Engineers in the UK have completed rigorous tests on the European camera being built for the James Webb Space Telescope.
MIRI, the Mid-Infrared Instrument, will be a key sensor on the space telescope intended as the successor to the Hubble space observatory.
After launch, the camera and spectrometer will turn its unblinking gaze on deepest space.
It will be the most powerful space observatory ever built.
The new James Webb Space Telescope (JWST) will keep its back to the Sun and orbit 1.5 million km out beyond Earth. A large shield will shade the delicate instruments from the Sun's warmth.
MIRI must be frozen to only 7 degrees above absolute zero (-266C). Only at this temperature will it gain the exquisite sensitivity needed to see the first light in the Universe.
These earliest light sources are Doppler-shifted far into the mid-infrared part of the spectrum as they race away from Earth.
The extreme cold of MIRI's eventual home presents a huge challenge to operating a complex electronic device. To make sure that the many components will work as planned, the whole sensor was put through over 2000 tests at -266C at the Rutherford Appleton Laboratory (Ral), in famously cold Oxfordshire.
After 86 days in the freezer, engineers on Thursday were able to defrost MIRI and at first inspection, all seems well, said senior engineer Paul Eccleston of Ral.
Throughout the tests, the data indicated that all systems were functioning, though only after detailed analysis will engineers know just how good MIRI's eyesight is.
The JWST is a multinational, multi-billion dollar collaboration between Nasa and the European and Canadian space agencies. Early next year, the various instruments and components that make up the JWST will be brought together in the US for assembly. Launch is scheduled for 2017.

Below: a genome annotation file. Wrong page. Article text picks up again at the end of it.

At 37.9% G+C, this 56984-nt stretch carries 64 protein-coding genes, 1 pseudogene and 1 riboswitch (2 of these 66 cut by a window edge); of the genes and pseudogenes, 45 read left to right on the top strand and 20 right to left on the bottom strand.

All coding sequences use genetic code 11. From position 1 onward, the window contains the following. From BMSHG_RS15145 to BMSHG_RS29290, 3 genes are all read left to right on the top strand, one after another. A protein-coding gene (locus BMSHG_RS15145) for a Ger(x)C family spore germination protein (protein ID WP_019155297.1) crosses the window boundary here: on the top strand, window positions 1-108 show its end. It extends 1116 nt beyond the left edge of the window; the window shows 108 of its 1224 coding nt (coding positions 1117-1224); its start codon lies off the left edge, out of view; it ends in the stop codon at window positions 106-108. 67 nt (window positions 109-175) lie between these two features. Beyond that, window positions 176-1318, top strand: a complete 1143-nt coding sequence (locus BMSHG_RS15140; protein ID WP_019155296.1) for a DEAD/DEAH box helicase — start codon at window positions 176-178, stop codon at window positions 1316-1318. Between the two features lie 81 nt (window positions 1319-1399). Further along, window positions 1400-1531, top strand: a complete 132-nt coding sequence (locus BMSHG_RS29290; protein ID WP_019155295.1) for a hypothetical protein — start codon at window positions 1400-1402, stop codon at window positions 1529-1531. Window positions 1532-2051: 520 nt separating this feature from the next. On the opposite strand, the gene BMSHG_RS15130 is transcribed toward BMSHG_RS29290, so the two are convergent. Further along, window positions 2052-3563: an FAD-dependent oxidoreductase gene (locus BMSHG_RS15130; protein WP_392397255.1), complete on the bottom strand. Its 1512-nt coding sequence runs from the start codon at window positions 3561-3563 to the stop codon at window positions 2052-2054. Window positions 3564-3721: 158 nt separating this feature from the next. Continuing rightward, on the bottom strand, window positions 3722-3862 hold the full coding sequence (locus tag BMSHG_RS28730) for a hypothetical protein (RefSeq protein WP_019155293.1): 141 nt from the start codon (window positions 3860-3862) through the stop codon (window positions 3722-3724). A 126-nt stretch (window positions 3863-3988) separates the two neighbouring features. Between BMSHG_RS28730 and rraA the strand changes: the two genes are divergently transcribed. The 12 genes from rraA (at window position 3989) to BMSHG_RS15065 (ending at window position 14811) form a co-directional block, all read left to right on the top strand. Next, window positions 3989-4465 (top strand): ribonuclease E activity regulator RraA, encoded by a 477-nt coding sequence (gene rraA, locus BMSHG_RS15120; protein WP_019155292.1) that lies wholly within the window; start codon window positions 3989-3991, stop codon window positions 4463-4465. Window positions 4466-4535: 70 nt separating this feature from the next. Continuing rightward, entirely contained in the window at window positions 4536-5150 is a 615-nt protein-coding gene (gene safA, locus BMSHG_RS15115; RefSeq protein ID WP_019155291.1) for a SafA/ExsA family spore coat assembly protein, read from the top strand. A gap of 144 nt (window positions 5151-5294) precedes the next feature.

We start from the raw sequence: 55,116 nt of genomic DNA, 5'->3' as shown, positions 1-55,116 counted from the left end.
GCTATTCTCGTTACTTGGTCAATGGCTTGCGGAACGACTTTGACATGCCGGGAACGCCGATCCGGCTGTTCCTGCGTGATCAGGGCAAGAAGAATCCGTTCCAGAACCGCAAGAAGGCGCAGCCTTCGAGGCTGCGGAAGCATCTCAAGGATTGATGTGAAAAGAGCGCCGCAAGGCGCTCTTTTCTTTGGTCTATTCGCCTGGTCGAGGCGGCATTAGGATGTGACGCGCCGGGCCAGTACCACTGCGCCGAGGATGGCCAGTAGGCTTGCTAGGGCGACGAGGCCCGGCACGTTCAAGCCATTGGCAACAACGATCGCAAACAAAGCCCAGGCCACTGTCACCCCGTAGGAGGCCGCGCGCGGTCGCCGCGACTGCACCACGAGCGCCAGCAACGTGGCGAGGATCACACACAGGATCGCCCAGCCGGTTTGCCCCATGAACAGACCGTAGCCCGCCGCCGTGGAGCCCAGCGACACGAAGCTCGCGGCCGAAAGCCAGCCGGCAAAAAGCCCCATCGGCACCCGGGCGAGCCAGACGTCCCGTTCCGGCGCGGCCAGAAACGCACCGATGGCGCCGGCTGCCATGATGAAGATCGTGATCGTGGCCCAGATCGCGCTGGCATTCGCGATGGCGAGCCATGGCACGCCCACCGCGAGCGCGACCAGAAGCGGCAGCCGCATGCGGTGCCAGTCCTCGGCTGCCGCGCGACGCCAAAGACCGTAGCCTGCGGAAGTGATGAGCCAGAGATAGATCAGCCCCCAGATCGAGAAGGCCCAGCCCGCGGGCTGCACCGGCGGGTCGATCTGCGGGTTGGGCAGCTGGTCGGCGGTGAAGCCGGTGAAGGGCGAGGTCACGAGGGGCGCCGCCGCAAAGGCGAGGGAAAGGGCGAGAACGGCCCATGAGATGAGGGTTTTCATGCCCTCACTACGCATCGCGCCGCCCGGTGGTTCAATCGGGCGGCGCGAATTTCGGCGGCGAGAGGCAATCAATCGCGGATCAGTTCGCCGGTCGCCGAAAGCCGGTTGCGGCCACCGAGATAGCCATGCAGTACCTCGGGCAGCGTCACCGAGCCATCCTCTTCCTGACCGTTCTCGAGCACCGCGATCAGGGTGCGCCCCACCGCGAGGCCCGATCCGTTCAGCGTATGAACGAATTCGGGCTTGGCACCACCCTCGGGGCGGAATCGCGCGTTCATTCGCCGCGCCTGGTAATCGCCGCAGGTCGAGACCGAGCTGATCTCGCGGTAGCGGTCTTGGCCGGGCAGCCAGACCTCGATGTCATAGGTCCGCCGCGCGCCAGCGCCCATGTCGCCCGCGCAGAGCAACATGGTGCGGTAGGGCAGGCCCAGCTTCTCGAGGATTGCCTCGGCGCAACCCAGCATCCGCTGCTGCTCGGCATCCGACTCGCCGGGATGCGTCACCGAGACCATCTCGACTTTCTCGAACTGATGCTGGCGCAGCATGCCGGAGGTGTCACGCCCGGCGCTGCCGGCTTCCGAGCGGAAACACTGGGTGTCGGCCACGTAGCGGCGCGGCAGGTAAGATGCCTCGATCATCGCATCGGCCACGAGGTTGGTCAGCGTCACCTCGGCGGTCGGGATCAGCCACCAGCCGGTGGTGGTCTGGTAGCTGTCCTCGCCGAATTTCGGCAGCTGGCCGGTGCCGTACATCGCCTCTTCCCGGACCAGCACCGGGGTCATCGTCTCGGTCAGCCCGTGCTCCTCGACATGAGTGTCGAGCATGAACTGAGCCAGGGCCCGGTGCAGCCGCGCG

According to Mr Eccleston, the European Space Agency's MIRI is on schedule and on budget.
But serious questions have been raised about the affordability of the whole James Webb project. The US House of Representatives Committee on Appropriations proposed a bill last month that will terminate the larger project's funding. They claim that it is billions of dollars over budget and plagued by poor management.
In response to this threat, the American Astronomical Society's president Dr Debra Elmegreen said that the project "will lay the foundation on which a better understanding of the early Universe will be built. It has the potential to transform astronomy even more than the Hubble Space Telescope did, and it will serve thousands of astronomers in the decades ahead. We cannot abandon it now."
Senior project scientist on the project and Nobel Prize winner Dr John Mather of Nasa's Goddard Space Flight Center said, "The James Webb Space Telescope will extend the reach of human knowledge far beyond today's limits."
"Webb will find new surprises and help to answer questions such as: when and where were the chemical elements of life synthesised, and how soon could planets and life appear after the Big Bang? Webb is about beginnings, the beginnings of everything."
The future of the JWST awaits a final vote on the 2012 budget by the US House of Representatives and Senate.